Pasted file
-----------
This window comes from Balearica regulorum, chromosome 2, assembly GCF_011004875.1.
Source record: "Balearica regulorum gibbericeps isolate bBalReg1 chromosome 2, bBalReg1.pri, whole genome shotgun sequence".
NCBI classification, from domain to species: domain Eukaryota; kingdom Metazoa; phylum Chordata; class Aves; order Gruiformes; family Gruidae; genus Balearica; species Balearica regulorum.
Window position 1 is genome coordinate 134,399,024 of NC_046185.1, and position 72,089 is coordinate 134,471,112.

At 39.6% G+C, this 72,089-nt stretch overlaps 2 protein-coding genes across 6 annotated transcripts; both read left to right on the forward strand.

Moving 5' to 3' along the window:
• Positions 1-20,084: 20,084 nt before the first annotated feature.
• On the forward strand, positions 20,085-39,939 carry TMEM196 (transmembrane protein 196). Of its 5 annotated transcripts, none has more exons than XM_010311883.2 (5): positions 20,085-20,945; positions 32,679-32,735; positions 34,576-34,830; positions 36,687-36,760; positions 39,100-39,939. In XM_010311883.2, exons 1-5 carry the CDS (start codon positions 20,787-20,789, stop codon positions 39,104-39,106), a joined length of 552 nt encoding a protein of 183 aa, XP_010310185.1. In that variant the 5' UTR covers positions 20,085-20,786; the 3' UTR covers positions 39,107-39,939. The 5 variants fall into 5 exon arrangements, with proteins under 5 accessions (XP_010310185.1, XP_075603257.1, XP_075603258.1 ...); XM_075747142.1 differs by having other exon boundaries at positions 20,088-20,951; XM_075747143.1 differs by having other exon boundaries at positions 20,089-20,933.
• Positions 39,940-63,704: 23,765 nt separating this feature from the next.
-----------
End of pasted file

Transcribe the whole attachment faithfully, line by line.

This window comes from Balearica regulorum, chromosome 2, assembly GCF_011004875.1.
Source record: "Balearica regulorum gibbericeps isolate bBalReg1 chromosome 2, bBalReg1.pri, whole genome shotgun sequence".
NCBI classification, from domain to species: domain Eukaryota; kingdom Metazoa; phylum Chordata; class Aves; order Gruiformes; family Gruidae; genus Balearica; species Balearica regulorum.
Window position 1 is genome coordinate 134,399,024 of NC_046185.1, and position 72,089 is coordinate 134,471,112.

At 39.6% G+C, this 72,089-nt stretch overlaps 2 protein-coding genes across 6 annotated transcripts; both read left to right on the forward strand.

Moving 5' to 3' along the window:
• Positions 1-20,084: 20,084 nt before the first annotated feature.
• On the forward strand, positions 20,085-39,939 carry TMEM196 (transmembrane protein 196). Of its 5 annotated transcripts, none has more exons than XM_010311883.2 (5): positions 20,085-20,945; positions 32,679-32,735; positions 34,576-34,830; positions 36,687-36,760; positions 39,100-39,939. In XM_010311883.2, exons 1-5 carry the CDS (start codon positions 20,787-20,789, stop codon positions 39,104-39,106), a joined length of 552 nt encoding a protein of 183 aa, XP_010310185.1. In that variant the 5' UTR covers positions 20,085-20,786; the 3' UTR covers positions 39,107-39,939. The 5 variants fall into 5 exon arrangements, with proteins under 5 accessions (XP_010310185.1, XP_075603257.1, XP_075603258.1 ...); XM_075747142.1 differs by having other exon boundaries at positions 20,088-20,951; XM_075747143.1 differs by having other exon boundaries at positions 20,089-20,933.
• Positions 39,940-63,704: 23,765 nt separating this feature from the next.